Kawi moved the KTRC switch to the left handlebar, and the bike remembers the mode previously selected when you restart it, except the Off position. Mode 1 probably got the most use around here, but on roads we know and love, the TC was switched off for maximum enjoyment of this bike’s best attribute. Have you ever ridden a Yamaha YSR50 with a 100cc two-stroke motocross engine stuck in its frame? A bike with nitrous? A turbo? If so, you’re getting the idea behind this bike with no TC engaged. Something is happening all the time, and there aren’t many riders in the world who won’t be impressed with how this bike gets up and goes. Maybe Larry “Spiderman” McBride….
While KTRC jumps in to help the rider when opening the throttle, a back-torque-limiting (slipper) clutch sits in the cases to help smooth sloppy downshifts and soften the effects of high-rpm throttle closures. And speaking of clutches, this one is tough, tough, tough, with nary a problem when subjected to our severe beatings at the dragstrip. In fact, Gadson told CW that he had more than 100 runs on a single clutch with no drama. There’s no lockup mechanism or anything super-drag-racing trick to help the clutch hook up, but the slipper makes any decel issues smoother.
Kawasaki engineers also made a big deal about improved idle control and off-throttle fueling, and their bragging was proven in our testing: The bike fuels (we used to say carburets) wonderfully and gives the rider every chance to feel the grip of the rear 190mm-wide Metzeler.
Kawasaki gave a single slight nod to political correctness with another choice offered to the rider: the ability to select Full Power or Low Power Mode. Both modes run the same off the bottom, but the horsepower chart begins to differ at 6500 rpm, and Low Mode finally delivers three-quarters of the output of Full power mode. Why? No, really. We’re asking. Why? Is it for your friend to try this bike? Don’t let your friend try this bike.
The third arm of controllability Kawasaki offers 14R owners is a chassis revised significantly over Gen One. The monocoque frame is 50 percent brand-new, the swingarm is 10mm longer and, most importantly the front and rear KYB suspension wears firmer springs, with revised damping to match. We completely closed the fork’s compression and rebound damping at the strip, and ran standard settings during our backroad flogs.
Handling is impressive for a bike this heavy (545 pounds dry on the CW scale). Steering is neutral, stability excellent and the 14R is definitely in its element through smooth, fast sweepers. On a tight road, you’ll never forget you’re on a big un’, but it is really easy to ride fast and rolls down to full lean with little effort.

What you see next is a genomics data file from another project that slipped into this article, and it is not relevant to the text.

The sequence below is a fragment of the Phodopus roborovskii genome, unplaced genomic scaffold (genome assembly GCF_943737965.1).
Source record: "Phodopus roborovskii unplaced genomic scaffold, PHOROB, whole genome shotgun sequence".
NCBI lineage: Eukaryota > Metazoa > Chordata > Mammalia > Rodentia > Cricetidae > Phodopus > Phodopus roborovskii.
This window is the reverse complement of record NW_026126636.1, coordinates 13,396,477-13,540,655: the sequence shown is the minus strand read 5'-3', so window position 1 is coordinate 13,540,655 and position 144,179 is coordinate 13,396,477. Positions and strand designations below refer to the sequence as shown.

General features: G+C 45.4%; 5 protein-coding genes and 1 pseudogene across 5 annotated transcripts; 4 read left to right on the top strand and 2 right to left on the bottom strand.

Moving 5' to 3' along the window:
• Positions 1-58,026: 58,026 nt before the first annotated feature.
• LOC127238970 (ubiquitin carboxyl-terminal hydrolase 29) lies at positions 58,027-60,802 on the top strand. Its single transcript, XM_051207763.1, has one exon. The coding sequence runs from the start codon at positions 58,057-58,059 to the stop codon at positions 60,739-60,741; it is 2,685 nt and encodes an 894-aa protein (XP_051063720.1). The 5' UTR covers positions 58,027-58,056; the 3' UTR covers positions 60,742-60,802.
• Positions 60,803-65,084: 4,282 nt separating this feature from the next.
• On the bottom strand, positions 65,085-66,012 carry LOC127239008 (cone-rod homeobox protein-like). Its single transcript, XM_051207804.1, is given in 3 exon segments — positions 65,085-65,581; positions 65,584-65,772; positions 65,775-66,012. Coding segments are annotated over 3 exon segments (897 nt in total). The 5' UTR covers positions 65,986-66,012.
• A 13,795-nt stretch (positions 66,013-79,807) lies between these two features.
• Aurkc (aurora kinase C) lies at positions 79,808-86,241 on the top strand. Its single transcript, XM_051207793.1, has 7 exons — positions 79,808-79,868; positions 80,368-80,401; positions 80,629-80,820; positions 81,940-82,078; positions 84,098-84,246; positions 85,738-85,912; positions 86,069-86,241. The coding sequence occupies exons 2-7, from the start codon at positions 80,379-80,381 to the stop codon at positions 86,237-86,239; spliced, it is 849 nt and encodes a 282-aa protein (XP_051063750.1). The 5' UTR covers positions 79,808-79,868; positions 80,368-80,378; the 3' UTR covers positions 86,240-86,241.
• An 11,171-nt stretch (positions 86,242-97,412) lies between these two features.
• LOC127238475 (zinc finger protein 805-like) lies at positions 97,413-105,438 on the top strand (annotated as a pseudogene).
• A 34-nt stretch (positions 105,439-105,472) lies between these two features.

We also really like the 14R’s low-speed handling feel. It’s quite a contrast to the higher-effort Suzuki Hayabusa at parking-lot speeds. Shift action is also tops, and it’s super-easy to make fluid gear changes up or down. Drivetrain lash is close to nil.
Our metallic-green 14R states in no uncertain terms that the glory of performance motorcycles continues. A year after Chevrolet introduced the over-priced, under-powered, coal-burning Volt, Kawasaki launches the ZX-14R with all the political correctness of a jab to the nose. The engineers used phrases like “leapfrog the competition” and “total domination,” subtleties like that. For just under $15,000, Kawasaki has once again produced the hardest-accelerating mass-production vehicle on our planet; included in that price is all the equipment needed to stop and turn. Team Green has come a long way since the Mach III.
|Importer:||Kawasaki Motors Corp., USA
P.O. Box 25252
Santa Ana, CA 92799
|Customer service phone:||949/770-0400|
|Warranty:||12 mo./unlimited mi.|
|Type:||liquid-cooled, four-stroke, inline-Four|
|Bore x stroke:||84.0 x 65.0mm|
|Valve train:||dohc, four valves per cylinder, shim adjustment|
|Valve adjustment intervals:||15,000 mi.|
|Induction:||44mm throttle bodies|
|Oil capacity:||4.9 qt.|
|Weight: tank empty||545 lb.|
|Weight: tank full||582 lb.|
|Fuel capacity:||5.8 gal.|
|Seat height:||31.4 in.|
|Ground clearance:||5.0 in.|
|Load capacity (tank full):||388 lb.|
|30 mph indicated:||29 mph|
|60 mph indicated:||57 mph|
|Claimed wheel travel:||4.6 in.|
|Adjustments:||compression and rebound damping, spring preload|
|Claimed wheel travel:||4.9 in.|
|Adjustments:||compression and rebound damping, spring preload|
|Front:||120/70ZR17 Metzeler Sportec M5|
|Rear:||190/55ZR17 Metzeler Sportec M5|
|1/4 mile:||9.47 sec @ 152.83 mph|
|0-30 mph:||1.2 sec.|
|0-60 mph:||2.6 sec.|
|0-90 mph:||4.2 sec.|
|0-100 mph:||4.8 sec.|
|Top gear time to speed: 40-60 mph||3.3 sec.|
|Top gear time to speed: 60-80 mph||2.8 sec.|
|Measured top speed:||185 mph|
|Engine speed at 60 mph:||3320 rpm|
|Avg. range inc. reserve:||191 mi.|
|From 30 mph:||30 ft.|
|From 60 mph:||121 ft.|